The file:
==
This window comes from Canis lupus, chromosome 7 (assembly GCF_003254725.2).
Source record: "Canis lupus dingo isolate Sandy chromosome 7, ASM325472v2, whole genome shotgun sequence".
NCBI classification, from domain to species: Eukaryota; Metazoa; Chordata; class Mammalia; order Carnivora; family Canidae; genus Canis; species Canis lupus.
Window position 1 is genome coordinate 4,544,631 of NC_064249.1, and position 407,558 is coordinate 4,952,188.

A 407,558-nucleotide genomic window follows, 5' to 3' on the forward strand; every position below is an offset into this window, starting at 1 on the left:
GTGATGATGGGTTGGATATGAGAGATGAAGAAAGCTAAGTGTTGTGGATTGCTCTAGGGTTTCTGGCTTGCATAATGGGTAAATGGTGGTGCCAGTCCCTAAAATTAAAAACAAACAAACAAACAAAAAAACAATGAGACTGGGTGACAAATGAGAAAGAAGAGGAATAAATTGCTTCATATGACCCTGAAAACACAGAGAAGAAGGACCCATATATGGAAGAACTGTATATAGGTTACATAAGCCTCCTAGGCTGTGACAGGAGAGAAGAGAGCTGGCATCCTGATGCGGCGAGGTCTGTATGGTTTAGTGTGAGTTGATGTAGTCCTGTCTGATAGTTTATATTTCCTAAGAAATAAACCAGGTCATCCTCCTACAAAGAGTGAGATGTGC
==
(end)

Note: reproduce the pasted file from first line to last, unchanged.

This window comes from Canis lupus, chromosome 7 (assembly GCF_003254725.2).
Source record: "Canis lupus dingo isolate Sandy chromosome 7, ASM325472v2, whole genome shotgun sequence".
NCBI classification, from domain to species: Eukaryota; Metazoa; Chordata; class Mammalia; order Carnivora; family Canidae; genus Canis; species Canis lupus.
Window position 1 is genome coordinate 4,544,631 of NC_064249.1, and position 407,558 is coordinate 4,952,188.

A 407,558-nucleotide genomic window follows, 5' to 3' on the forward strand; every position below is an offset into this window, starting at 1 on the left:
GTGATGATGGGTTGGATATGAGAGATGAAGAAAGCTAAGTGTTGTGGATTGCTCTAGGGTTTCTGGCTTGCATAATGGGTAAATGGTGGTGCCAGTCCCTAAAATTAAAAACAAACAAACAAACAAAAAAACAATGAGACTGGGTGACAAATGAGAAAGAAGAGGAATAAATTGCTTCATATGACCCTGAAAACACAGAGAAGAAGGACCCATATATGGAAGAACTGTATATAGGTTACATAAGCCTCCTAGGCTGTGACAGGAGAGAAGAGAGCTGGCATCCTGATGCGGCGAGGTCTGTATGGTTTAGTGTGAGTTGATGTAGTCCTGTCTGATAGTTTATATTTCCTAAGAAATAAACCAGGTCATCCTCCTACAAAGAGTGAGATGTGC